Disease‐related Genes: Identification


The identification of a disease gene is a crucial step in the development of diagnostic procedures and in the understanding of the pathogenetic mechanisms underlying the disease. Strategies for the identification of genes involved in the pathogenesis of human disease can involve either those used in the presence of known loci (mainly positional candidate genes) or those used when the locus is unknown (functional cloning and candidate genes).

Keywords: disease gene; candidate gene; positional candidate genes; functional cloning; mutation analysis

Figure 1.

Schematic of the strategies most commonly used for disease gene identification.

Figure 2.

Schematic of the positional candidate approach. When a new disease locus is assigned to a chromosomal region (see middle panel), candidate genes from the same region are evaluated. The features of these candidate genes are compared with the features of that particular disease in order to determine possible matches. Similarly, when a new gene is assigned to a chromosomal region, candidate diseases are analyzed by an analogous process. (Reprinted with permission from Ballabio .)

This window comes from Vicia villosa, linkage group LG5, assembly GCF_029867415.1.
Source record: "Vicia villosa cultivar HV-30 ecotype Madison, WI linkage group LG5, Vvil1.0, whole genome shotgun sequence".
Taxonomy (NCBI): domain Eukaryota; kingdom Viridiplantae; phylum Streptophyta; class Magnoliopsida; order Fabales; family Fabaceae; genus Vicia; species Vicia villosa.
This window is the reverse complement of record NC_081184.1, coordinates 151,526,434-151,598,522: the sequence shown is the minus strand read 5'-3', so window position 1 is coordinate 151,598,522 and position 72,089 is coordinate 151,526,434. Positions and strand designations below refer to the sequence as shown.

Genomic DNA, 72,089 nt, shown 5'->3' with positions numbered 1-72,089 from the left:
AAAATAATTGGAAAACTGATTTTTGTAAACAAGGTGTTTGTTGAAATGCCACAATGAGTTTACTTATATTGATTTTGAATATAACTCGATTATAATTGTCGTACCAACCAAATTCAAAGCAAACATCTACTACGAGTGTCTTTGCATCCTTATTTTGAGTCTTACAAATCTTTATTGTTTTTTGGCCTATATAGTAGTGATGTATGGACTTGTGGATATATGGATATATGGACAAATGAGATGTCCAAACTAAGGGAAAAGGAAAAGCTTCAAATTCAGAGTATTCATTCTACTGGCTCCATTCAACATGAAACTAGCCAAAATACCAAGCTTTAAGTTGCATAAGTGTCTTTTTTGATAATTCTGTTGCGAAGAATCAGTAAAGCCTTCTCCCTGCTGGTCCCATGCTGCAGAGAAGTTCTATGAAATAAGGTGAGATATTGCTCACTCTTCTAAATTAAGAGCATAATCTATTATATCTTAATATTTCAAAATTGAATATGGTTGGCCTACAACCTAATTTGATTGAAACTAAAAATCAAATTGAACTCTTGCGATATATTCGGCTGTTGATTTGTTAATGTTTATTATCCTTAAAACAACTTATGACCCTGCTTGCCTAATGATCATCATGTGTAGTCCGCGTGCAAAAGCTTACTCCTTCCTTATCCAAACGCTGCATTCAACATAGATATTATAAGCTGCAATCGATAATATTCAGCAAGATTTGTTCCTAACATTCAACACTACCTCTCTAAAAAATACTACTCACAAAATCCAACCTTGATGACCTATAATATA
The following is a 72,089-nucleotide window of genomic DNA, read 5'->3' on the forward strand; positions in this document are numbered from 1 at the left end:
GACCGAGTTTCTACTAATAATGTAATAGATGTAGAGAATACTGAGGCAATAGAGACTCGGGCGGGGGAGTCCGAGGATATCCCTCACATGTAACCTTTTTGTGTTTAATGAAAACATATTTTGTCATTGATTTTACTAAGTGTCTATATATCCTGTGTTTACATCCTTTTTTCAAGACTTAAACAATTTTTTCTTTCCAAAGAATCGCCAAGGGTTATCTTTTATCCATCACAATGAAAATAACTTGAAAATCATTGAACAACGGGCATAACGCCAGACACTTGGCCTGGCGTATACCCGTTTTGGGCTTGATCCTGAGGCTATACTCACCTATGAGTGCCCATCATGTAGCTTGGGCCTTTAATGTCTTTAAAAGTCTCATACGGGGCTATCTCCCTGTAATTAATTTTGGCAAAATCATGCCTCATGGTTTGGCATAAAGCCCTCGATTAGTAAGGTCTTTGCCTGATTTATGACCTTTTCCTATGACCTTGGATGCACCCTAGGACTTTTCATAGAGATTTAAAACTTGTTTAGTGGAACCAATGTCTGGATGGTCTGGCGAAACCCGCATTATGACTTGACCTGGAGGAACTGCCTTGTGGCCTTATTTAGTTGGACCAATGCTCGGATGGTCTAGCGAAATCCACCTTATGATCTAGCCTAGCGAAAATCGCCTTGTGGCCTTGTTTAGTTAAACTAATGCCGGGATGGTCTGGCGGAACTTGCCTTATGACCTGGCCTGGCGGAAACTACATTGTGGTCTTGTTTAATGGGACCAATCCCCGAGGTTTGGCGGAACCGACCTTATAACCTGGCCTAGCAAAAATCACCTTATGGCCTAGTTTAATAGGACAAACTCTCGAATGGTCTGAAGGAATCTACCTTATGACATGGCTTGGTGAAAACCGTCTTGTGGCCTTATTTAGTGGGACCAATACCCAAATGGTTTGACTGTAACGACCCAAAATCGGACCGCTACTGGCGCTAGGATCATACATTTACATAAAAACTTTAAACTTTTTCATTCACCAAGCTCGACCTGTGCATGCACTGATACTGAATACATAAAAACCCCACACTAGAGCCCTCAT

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Web Links

Human Genome Browser Gateway (University of California Santa Cruz) http://genome.ucsc.edu/cgi‐bin/hgGateway?org=Human

Ensembl Genome Browser (Sanger Institute) http://www.ensembl.org/Homo_sapiens/

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Banfi, Sandro, and Ballabio, Andrea(Jan 2006) Disease‐related Genes: Identification. In: eLS. John Wiley & Sons Ltd, Chichester. http://www.els.net [doi: 10.1038/npg.els.0005484]